One of the first official actions Charlie Oppler took as the 2021 president of the National Association of Realtors was to issue a formal apology for the group’s contributions to racial segregation and inequality.
Oppler, CEO of Prominent Properties Sotheby’s International Realty in Franklin Lakes, New Jersey, offered the statement during a virtual fair housing summit Thursday hosted by The Hill and co-sponsored by NAR.
“What Realtors did was an outrage to our morals and our ideals. It was a betrayal of our commitment to fairness and equality. I’m here today, as the President of the National Association of Realtors, to say that we were wrong,” Oppler said. “We can’t go back to fix the mistakes of the past, but we can look at this problem squarely in the eye. And, on behalf of our industry, we can say that what Realtors did was shameful, and we are sorry.”
NAR initially opposed passage of the Fair Housing Act in 1968, and at one time allowed the exclusion of members based on race or sex. This discrimination was part of a systematic policy of residential racial segregation, led by the federal government and supported by America’s banking system and real estate industry, and driven by practices like redlining.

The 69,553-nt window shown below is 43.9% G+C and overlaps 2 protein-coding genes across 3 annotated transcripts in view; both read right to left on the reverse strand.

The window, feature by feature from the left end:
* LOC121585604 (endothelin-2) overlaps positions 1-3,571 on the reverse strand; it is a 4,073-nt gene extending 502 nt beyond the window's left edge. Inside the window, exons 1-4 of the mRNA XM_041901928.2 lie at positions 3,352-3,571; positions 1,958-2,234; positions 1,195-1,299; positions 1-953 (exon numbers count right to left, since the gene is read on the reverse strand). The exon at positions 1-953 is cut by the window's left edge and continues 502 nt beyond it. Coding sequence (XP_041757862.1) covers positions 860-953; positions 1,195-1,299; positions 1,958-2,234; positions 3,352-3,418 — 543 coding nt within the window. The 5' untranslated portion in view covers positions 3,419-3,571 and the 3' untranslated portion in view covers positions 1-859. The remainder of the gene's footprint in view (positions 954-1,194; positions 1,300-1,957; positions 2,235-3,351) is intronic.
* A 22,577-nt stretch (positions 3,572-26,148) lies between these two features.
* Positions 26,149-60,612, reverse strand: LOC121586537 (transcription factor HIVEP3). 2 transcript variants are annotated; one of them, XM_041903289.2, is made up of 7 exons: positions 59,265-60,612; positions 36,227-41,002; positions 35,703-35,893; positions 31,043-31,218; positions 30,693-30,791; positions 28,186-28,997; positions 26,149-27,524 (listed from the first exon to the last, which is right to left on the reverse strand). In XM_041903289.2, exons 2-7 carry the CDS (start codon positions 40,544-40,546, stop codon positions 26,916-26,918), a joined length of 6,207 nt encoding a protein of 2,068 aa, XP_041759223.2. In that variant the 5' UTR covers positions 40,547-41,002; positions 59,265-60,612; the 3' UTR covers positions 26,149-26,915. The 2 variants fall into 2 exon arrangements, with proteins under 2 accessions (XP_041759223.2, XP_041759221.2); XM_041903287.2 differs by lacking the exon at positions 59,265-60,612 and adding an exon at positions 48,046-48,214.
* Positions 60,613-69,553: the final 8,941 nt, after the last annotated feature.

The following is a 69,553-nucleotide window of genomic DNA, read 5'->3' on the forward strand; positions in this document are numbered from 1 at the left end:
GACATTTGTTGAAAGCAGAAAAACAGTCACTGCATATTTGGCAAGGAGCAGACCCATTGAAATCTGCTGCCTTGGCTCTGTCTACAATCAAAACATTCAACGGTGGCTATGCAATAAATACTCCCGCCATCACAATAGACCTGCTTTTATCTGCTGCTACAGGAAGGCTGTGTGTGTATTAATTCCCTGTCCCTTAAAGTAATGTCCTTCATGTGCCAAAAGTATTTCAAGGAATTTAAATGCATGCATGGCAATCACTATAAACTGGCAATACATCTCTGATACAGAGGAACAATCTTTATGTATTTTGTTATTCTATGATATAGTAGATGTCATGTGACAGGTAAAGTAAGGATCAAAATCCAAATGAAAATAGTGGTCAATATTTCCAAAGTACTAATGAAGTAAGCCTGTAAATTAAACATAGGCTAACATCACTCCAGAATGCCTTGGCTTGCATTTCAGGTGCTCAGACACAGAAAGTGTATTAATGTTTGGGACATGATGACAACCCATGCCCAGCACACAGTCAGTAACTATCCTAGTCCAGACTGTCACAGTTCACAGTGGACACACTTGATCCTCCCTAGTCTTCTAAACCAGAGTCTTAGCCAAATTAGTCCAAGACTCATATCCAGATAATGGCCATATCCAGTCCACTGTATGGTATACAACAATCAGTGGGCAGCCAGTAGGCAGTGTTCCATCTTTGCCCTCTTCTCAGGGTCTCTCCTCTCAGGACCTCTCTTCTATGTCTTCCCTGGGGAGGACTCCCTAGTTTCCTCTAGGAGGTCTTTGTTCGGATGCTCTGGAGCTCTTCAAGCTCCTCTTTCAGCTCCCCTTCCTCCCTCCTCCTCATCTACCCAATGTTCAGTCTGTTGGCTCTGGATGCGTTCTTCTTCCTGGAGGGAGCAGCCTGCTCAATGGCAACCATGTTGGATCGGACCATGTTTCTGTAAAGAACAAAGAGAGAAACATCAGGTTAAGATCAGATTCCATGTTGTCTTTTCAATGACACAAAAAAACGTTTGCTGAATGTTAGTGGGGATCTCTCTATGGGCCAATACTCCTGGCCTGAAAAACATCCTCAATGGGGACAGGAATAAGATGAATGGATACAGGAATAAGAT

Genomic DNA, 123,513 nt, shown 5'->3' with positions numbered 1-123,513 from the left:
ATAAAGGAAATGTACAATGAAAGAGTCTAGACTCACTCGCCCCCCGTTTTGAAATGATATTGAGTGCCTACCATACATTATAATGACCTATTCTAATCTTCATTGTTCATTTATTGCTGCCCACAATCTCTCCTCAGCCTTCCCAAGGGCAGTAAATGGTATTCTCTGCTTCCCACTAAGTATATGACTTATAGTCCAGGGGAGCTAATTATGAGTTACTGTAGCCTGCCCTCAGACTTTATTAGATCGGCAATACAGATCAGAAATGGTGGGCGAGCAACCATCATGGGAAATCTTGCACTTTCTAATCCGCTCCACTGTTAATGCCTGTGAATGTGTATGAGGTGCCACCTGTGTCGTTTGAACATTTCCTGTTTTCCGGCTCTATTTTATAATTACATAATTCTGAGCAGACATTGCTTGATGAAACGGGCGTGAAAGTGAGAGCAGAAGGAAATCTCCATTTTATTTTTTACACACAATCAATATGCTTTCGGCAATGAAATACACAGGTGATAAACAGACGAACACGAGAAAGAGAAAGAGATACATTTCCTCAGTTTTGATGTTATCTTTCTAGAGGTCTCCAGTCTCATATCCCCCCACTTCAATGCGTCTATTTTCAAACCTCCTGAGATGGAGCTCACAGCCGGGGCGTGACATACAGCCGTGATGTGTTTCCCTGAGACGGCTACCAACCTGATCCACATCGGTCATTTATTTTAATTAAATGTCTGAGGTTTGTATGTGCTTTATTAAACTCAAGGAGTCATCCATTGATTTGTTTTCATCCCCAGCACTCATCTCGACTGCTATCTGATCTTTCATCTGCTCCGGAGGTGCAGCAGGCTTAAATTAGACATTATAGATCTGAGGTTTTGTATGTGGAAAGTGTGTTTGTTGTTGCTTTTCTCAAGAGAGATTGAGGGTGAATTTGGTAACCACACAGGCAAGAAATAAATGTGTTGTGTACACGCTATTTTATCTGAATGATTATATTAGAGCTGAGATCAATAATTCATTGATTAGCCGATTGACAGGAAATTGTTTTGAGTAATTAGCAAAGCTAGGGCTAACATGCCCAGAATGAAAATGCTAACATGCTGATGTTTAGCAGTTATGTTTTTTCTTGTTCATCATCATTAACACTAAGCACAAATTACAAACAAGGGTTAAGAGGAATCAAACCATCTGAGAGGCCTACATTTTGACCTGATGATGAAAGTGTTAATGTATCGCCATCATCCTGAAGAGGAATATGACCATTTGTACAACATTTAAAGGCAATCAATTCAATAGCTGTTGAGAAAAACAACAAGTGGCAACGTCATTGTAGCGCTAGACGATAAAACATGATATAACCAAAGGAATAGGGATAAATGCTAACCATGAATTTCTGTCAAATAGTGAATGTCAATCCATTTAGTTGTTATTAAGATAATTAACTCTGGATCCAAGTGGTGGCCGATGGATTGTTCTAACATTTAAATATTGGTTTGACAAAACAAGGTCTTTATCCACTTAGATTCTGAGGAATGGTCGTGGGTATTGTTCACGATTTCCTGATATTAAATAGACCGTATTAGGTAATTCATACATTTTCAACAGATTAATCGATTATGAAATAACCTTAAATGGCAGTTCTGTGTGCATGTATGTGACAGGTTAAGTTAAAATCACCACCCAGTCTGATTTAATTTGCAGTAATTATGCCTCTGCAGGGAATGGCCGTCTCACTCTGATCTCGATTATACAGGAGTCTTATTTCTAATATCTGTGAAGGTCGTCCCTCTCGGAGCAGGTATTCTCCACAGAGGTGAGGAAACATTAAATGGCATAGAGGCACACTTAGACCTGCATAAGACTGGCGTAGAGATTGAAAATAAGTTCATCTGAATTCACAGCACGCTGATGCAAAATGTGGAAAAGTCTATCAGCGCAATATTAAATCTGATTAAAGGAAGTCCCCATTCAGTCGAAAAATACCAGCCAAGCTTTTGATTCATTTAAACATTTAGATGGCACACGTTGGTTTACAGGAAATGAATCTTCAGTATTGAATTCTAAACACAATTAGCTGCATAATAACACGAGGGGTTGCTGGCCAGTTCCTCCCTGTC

By denying Black Americans and other minorities access to homebuying in many suburbs and cities in the immediate post-war years, redlining and other discriminatory practices helped build a staggering wealth gap between white Americans and all other racial minorities. To address this, NAR and members of the housing finance industry argue down payment assistance must be expanded and more housing must be produced, among other initiatives.
“Because of our past mistakes, the real estate industry has a special role to play in the fight for fair housing,” Oppler said.
Fair housing advocates argue members of the real estate industry – although not necessarily members of Realtor organizations – continue to discriminate against people of color, particularly in the rental housing market. In response, NAR recently launched a plan to boost new fair housing trainings for members and increase its role in advocating for more equitable housing.